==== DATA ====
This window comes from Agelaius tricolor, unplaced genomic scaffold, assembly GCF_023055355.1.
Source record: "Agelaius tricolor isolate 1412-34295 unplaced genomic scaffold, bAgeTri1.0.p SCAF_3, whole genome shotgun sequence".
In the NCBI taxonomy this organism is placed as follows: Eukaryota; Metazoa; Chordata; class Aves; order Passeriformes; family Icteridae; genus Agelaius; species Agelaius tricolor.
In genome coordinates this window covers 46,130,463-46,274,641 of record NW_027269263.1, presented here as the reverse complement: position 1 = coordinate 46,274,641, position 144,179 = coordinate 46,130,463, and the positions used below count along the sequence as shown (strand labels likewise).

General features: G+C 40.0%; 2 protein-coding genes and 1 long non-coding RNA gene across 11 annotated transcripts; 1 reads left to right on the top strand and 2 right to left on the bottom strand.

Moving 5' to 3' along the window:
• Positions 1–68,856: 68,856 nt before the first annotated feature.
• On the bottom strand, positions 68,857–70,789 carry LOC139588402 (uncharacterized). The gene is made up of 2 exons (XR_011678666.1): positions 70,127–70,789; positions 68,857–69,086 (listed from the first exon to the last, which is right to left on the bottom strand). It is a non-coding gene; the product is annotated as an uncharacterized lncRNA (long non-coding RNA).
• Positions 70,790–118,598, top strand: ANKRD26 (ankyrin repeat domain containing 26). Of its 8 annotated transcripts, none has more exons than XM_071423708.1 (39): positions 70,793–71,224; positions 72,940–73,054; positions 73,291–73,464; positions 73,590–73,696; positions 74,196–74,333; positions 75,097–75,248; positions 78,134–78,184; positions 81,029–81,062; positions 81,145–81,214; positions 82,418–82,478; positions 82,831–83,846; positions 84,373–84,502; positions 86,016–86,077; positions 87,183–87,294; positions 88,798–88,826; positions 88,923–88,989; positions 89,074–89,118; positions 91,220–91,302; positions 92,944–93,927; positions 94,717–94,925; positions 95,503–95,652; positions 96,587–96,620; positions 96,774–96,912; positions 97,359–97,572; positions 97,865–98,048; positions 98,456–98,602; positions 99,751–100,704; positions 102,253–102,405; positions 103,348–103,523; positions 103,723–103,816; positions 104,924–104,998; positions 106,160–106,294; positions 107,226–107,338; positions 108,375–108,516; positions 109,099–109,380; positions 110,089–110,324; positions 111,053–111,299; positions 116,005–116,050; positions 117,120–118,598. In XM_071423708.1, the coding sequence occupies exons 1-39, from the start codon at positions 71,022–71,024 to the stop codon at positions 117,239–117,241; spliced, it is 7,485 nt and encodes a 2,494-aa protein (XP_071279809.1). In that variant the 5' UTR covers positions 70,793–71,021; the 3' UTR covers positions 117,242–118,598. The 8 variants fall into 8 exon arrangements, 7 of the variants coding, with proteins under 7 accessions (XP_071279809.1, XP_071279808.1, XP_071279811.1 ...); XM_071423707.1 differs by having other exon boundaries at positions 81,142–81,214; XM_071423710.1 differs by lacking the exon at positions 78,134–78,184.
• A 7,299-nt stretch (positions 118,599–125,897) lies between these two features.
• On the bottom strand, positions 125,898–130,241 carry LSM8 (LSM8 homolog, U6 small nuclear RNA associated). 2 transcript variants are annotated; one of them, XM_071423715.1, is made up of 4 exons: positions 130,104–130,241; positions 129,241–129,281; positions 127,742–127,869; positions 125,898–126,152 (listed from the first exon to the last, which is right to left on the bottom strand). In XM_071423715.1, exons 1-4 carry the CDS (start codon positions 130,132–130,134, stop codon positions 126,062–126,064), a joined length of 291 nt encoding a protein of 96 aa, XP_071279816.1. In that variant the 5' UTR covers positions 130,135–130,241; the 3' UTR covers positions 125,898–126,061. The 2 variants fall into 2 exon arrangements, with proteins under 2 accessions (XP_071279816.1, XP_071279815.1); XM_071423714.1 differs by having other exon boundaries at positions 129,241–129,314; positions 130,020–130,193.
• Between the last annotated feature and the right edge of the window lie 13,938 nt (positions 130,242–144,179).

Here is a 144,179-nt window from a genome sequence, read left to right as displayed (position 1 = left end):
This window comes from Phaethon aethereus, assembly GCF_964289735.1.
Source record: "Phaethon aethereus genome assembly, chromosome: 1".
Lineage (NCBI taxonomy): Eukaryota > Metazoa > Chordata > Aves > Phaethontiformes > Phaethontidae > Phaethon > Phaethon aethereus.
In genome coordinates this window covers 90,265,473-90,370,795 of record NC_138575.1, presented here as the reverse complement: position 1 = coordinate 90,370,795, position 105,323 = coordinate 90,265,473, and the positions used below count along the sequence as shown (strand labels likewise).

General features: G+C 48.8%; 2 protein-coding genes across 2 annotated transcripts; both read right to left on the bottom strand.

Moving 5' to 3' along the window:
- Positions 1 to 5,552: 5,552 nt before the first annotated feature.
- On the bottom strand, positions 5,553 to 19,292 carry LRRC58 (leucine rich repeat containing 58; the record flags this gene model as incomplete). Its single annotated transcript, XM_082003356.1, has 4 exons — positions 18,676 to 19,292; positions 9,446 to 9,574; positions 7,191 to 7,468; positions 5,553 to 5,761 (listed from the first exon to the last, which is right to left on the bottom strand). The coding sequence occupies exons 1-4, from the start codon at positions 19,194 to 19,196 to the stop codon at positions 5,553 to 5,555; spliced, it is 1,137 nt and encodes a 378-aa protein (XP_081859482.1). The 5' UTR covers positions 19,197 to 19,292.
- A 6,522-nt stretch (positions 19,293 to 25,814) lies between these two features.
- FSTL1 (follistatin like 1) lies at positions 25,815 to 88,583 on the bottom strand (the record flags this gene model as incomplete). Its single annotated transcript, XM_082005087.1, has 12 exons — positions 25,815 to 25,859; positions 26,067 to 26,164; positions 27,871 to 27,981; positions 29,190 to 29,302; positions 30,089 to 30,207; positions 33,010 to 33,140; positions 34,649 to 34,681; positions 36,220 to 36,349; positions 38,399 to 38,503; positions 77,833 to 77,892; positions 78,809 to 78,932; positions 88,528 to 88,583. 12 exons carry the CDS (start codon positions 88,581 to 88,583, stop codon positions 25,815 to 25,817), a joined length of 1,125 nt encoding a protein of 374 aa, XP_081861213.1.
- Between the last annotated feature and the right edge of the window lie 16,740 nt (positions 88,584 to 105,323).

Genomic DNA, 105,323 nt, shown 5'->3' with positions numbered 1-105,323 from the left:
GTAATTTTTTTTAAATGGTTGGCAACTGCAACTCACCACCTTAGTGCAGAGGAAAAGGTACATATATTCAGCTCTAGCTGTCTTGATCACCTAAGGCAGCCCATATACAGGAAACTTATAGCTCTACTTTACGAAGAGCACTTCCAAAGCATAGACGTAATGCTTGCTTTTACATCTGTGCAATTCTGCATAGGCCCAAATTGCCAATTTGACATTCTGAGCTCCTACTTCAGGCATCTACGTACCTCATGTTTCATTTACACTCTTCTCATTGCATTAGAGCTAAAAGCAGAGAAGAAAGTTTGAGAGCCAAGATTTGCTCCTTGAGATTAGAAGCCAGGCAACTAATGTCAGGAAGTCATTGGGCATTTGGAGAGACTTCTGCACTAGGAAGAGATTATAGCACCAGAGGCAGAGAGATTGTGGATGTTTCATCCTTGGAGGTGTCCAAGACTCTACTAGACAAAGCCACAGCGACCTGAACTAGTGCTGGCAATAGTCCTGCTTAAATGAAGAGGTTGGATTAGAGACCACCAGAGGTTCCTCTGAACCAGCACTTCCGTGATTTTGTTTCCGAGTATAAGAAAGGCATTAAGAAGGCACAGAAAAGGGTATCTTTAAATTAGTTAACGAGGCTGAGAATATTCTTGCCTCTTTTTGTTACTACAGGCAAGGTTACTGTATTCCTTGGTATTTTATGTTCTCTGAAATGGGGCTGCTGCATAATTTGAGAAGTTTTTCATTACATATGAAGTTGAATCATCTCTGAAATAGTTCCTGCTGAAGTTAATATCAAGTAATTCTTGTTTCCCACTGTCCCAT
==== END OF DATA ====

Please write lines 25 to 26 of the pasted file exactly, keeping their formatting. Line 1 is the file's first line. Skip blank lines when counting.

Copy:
Genomic DNA, 105,323 nt, shown 5'->3' with positions numbered 1-105,323 from the left:
GTAATTTTTTTTAAATGGTTGGCAACTGCAACTCACCACCTTAGTGCAGAGGAAAAGGTACATATATTCAGCTCTAGCTGTCTTGATCACCTAAGGCAGCCCATATACAGGAAACTTATAGCTCTACTTTACGAAGAGCACTTCCAAAGCATAGACGTAATGCTTGCTTTTACATCTGTGCAATTCTGCATAGGCCCAAATTGCCAATTTGACATTCTGAGCTCCTACTTCAGGCATCTACGTACCTCATGTTTCATTTACACTCTTCTCATTGCATTAGAGCTAAAAGCAGAGAAGAAAGTTTGAGAGCCAAGATTTGCTCCTTGAGATTAGAAGCCAGGCAACTAATGTCAGGAAGTCATTGGGCATTTGGAGAGACTTCTGCACTAGGAAGAGATTATAGCACCAGAGGCAGAGAGATTGTGGATGTTTCATCCTTGGAGGTGTCCAAGACTCTACTAGACAAAGCCACAGCGACCTGAACTAGTGCTGGCAATAGTCCTGCTTAAATGAAGAGGTTGGATTAGAGACCACCAGAGGTTCCTCTGAACCAGCACTTCCGTGATTTTGTTTCCGAGTATAAGAAAGGCATTAAGAAGGCACAGAAAAGGGTATCTTTAAATTAGTTAACGAGGCTGAGAATATTCTTGCCTCTTTTTGTTACTACAGGCAAGGTTACTGTATTCCTTGGTATTTTATGTTCTCTGAAATGGGGCTGCTGCATAATTTGAGAAGTTTTTCATTACATATGAAGTTGAATCATCTCTGAAATAGTTCCTGCTGAAGTTAATATCAAGTAATTCTTGTTTCCCACTGTCCCAT